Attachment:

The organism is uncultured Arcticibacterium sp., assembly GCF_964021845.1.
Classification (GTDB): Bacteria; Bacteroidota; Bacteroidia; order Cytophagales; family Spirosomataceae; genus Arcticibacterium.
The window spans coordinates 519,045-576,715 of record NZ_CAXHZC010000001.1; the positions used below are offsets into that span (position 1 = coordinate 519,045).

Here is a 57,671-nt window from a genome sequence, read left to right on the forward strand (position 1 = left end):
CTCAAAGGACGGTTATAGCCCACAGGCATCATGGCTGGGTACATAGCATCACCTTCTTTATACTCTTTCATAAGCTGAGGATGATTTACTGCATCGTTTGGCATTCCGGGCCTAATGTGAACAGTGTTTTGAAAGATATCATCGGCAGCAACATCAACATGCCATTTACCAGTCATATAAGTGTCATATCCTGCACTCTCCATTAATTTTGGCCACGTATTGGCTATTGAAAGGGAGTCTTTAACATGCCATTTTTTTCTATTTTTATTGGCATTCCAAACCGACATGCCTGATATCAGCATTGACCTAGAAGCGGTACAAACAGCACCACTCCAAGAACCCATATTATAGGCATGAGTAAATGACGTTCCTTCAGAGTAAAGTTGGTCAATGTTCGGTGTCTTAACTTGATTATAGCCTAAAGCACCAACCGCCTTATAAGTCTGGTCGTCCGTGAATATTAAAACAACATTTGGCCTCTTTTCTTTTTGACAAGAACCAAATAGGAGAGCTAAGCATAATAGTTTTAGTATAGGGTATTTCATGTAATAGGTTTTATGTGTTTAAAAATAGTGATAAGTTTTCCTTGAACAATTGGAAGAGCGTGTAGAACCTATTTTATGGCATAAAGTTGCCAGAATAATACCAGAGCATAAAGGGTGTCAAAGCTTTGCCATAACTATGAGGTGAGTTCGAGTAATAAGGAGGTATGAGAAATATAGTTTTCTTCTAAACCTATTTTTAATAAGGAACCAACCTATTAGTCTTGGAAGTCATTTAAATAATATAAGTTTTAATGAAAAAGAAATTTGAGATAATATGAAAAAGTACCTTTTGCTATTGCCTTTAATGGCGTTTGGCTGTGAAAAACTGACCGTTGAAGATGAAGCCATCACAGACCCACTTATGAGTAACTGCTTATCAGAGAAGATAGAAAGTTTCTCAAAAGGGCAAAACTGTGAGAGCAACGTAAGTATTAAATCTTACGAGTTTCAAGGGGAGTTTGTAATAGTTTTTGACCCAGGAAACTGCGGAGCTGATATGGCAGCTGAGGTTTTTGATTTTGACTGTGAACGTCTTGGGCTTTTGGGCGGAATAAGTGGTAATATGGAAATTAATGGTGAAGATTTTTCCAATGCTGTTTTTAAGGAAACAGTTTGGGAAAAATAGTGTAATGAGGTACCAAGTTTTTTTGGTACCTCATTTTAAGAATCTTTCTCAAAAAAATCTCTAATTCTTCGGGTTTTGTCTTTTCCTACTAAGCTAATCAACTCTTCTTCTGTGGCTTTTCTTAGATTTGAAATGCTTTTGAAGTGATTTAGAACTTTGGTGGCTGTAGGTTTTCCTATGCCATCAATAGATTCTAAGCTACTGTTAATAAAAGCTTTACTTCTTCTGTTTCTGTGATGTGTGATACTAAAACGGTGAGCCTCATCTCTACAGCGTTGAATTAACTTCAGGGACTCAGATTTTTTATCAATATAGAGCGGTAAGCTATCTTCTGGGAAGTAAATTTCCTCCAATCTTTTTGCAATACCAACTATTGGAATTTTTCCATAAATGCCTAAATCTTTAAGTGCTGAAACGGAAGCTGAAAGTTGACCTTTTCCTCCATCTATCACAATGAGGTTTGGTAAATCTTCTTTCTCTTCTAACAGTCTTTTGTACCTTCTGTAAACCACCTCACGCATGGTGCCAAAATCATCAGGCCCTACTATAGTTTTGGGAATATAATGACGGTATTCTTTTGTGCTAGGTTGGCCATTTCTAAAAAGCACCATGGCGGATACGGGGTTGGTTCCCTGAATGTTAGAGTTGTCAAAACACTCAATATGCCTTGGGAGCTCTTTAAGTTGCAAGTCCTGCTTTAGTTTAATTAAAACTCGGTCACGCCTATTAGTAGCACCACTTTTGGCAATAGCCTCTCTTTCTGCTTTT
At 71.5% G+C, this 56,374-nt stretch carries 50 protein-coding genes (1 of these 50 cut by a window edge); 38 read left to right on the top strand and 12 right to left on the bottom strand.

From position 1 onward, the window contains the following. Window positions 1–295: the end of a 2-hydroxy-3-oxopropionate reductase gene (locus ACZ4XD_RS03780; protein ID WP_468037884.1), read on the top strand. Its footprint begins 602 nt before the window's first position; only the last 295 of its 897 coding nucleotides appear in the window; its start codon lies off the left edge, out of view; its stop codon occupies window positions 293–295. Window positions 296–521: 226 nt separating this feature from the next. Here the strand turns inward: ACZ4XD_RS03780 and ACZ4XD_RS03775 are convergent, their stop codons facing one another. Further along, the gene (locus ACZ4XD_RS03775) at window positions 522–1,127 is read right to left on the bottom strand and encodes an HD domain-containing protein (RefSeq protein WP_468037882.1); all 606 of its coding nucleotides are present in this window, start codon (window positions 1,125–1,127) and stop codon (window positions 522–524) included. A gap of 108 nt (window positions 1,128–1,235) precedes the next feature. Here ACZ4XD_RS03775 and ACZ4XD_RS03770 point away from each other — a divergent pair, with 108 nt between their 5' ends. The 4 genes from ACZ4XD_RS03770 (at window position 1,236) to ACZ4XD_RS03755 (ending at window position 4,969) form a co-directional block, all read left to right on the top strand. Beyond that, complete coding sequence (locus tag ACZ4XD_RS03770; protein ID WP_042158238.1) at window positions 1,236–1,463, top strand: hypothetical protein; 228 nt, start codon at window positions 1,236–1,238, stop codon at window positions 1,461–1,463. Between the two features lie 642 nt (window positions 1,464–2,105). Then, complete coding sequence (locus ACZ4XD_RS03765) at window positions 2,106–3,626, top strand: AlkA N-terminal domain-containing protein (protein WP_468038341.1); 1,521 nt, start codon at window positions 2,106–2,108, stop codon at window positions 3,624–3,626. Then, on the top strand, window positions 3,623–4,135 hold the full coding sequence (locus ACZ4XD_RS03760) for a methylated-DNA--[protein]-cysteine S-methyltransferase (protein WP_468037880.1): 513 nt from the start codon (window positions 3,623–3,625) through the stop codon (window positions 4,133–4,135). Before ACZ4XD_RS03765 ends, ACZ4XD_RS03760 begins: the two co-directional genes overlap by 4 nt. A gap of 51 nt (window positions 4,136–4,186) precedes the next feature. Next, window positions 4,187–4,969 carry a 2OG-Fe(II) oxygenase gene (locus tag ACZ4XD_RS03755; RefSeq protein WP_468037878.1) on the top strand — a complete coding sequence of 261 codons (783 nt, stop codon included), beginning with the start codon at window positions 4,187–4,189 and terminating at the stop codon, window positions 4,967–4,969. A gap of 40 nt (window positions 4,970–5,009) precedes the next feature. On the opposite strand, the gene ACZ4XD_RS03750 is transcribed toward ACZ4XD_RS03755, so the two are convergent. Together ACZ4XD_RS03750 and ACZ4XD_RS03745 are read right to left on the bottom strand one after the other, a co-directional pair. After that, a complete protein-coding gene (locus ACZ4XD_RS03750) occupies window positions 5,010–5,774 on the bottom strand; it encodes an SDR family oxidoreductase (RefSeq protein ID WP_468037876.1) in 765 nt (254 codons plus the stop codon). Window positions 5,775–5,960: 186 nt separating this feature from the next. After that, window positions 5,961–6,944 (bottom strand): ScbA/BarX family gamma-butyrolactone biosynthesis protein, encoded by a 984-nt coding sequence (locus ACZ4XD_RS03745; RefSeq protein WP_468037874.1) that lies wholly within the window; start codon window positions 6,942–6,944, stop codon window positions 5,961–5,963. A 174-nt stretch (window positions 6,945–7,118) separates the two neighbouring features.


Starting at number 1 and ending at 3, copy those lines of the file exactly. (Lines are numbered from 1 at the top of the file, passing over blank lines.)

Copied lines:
The organism is uncultured Arcticibacterium sp., assembly GCF_964021845.1.
Classification (GTDB): Bacteria; Bacteroidota; Bacteroidia; order Cytophagales; family Spirosomataceae; genus Arcticibacterium.
The window spans coordinates 519,045-576,715 of record NZ_CAXHZC010000001.1; the positions used below are offsets into that span (position 1 = coordinate 519,045).